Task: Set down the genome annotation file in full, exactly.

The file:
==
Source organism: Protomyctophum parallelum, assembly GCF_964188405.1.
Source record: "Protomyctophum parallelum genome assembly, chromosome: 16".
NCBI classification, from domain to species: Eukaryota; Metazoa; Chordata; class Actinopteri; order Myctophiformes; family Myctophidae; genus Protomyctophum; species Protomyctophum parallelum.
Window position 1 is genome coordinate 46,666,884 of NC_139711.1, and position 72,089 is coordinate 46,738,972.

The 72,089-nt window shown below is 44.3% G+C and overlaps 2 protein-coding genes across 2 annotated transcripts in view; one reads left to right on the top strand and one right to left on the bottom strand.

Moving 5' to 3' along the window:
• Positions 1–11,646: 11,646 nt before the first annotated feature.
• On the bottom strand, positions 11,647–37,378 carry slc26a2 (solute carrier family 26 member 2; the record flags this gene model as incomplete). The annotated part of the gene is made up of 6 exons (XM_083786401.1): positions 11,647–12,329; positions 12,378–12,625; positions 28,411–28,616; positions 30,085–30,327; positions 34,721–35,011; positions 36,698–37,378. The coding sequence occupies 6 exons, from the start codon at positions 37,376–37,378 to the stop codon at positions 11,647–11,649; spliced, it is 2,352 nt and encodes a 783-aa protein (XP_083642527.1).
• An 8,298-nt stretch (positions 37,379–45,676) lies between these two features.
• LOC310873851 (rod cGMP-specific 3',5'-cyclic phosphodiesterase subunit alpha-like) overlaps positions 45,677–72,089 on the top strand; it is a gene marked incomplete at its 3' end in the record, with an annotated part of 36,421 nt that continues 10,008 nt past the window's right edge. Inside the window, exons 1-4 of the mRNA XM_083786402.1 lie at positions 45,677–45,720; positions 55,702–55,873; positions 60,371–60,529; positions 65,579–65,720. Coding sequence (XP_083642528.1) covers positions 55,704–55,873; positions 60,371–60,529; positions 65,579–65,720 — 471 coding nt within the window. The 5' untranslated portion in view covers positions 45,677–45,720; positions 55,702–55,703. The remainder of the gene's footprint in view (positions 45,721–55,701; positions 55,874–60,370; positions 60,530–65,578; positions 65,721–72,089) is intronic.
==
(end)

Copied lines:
Source organism: Protomyctophum parallelum, assembly GCF_964188405.1.
Source record: "Protomyctophum parallelum genome assembly, chromosome: 16".
NCBI classification, from domain to species: Eukaryota; Metazoa; Chordata; class Actinopteri; order Myctophiformes; family Myctophidae; genus Protomyctophum; species Protomyctophum parallelum.
Window position 1 is genome coordinate 46,666,884 of NC_139711.1, and position 72,089 is coordinate 46,738,972.

The 72,089-nt window shown below is 44.3% G+C and overlaps 2 protein-coding genes across 2 annotated transcripts in view; one reads left to right on the top strand and one right to left on the bottom strand.

Moving 5' to 3' along the window:
• Positions 1–11,646: 11,646 nt before the first annotated feature.
• On the bottom strand, positions 11,647–37,378 carry slc26a2 (solute carrier family 26 member 2; the record flags this gene model as incomplete). The annotated part of the gene is made up of 6 exons (XM_083786401.1): positions 11,647–12,329; positions 12,378–12,625; positions 28,411–28,616; positions 30,085–30,327; positions 34,721–35,011; positions 36,698–37,378. The coding sequence occupies 6 exons, from the start codon at positions 37,376–37,378 to the stop codon at positions 11,647–11,649; spliced, it is 2,352 nt and encodes a 783-aa protein (XP_083642527.1).
• An 8,298-nt stretch (positions 37,379–45,676) lies between these two features.
• LOC310873851 (rod cGMP-specific 3',5'-cyclic phosphodiesterase subunit alpha-like) overlaps positions 45,677–72,089 on the top strand; it is a gene marked incomplete at its 3' end in the record, with an annotated part of 36,421 nt that continues 10,008 nt past the window's right edge. Inside the window, exons 1-4 of the mRNA XM_083786402.1 lie at positions 45,677–45,720; positions 55,702–55,873; positions 60,371–60,529; positions 65,579–65,720. Coding sequence (XP_083642528.1) covers positions 55,704–55,873; positions 60,371–60,529; positions 65,579–65,720 — 471 coding nt within the window. The 5' untranslated portion in view covers positions 45,677–45,720; positions 55,702–55,703. The remainder of the gene's footprint in view (positions 45,721–55,701; positions 55,874–60,370; positions 60,530–65,578; positions 65,721–72,089) is intronic.